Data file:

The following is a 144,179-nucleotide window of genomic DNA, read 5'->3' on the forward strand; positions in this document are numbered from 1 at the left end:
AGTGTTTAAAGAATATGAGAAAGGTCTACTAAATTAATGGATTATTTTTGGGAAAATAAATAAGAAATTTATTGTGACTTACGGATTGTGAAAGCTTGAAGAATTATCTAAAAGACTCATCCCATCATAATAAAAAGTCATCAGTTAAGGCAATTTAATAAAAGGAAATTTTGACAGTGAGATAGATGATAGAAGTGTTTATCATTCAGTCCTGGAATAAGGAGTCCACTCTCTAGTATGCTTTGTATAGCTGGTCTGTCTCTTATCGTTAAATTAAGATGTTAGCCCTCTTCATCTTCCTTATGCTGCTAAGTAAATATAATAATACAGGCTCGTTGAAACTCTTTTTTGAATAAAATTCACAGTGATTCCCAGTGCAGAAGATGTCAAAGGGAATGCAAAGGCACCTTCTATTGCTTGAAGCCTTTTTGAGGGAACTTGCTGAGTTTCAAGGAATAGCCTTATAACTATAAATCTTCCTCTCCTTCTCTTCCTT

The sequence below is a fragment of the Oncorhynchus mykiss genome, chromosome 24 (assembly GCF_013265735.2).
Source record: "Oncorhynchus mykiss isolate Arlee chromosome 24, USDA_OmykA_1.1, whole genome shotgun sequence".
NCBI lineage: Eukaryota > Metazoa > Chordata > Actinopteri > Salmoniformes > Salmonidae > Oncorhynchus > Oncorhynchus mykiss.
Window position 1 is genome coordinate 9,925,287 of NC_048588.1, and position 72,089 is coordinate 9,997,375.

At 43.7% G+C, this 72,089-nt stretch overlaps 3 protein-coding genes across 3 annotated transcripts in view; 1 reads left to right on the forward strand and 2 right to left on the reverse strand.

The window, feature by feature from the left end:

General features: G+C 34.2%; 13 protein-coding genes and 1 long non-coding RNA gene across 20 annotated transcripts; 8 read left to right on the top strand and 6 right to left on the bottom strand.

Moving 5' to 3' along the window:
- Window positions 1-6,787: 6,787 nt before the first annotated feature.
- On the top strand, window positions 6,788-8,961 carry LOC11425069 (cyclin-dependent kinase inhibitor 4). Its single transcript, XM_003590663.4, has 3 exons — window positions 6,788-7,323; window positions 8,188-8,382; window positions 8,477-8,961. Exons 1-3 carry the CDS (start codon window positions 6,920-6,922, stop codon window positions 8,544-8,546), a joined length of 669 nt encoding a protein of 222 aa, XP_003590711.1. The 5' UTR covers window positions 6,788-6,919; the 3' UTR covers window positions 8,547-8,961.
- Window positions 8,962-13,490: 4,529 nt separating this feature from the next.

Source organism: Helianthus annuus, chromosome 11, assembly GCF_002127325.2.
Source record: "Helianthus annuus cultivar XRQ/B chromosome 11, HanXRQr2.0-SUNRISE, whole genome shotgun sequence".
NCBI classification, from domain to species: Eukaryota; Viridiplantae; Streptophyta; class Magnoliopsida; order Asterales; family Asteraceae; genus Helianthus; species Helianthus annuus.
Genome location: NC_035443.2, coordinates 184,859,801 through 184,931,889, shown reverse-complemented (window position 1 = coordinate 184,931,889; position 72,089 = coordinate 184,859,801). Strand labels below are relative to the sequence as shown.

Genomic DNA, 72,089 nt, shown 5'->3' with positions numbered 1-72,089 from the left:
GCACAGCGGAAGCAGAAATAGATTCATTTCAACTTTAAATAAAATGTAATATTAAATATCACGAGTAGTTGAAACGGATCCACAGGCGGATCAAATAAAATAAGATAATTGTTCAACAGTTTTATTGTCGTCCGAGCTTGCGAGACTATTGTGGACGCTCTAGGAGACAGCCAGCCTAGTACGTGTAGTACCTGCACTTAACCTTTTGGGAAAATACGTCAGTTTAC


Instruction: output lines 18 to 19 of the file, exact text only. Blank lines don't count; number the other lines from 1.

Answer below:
Genomic DNA, 72,089 nt, shown 5'->3' with positions numbered 1-72,089 from the left:
GCACAGCGGAAGCAGAAATAGATTCATTTCAACTTTAAATAAAATGTAATATTAAATATCACGAGTAGTTGAAACGGATCCACAGGCGGATCAAATAAAATAAGATAATTGTTCAACAGTTTTATTGTCGTCCGAGCTTGCGAGACTATTGTGGACGCTCTAGGAGACAGCCAGCCTAGTACGTGTAGTACCTGCACTTAACCTTTTGGGAAAATACGTCAGTTTAC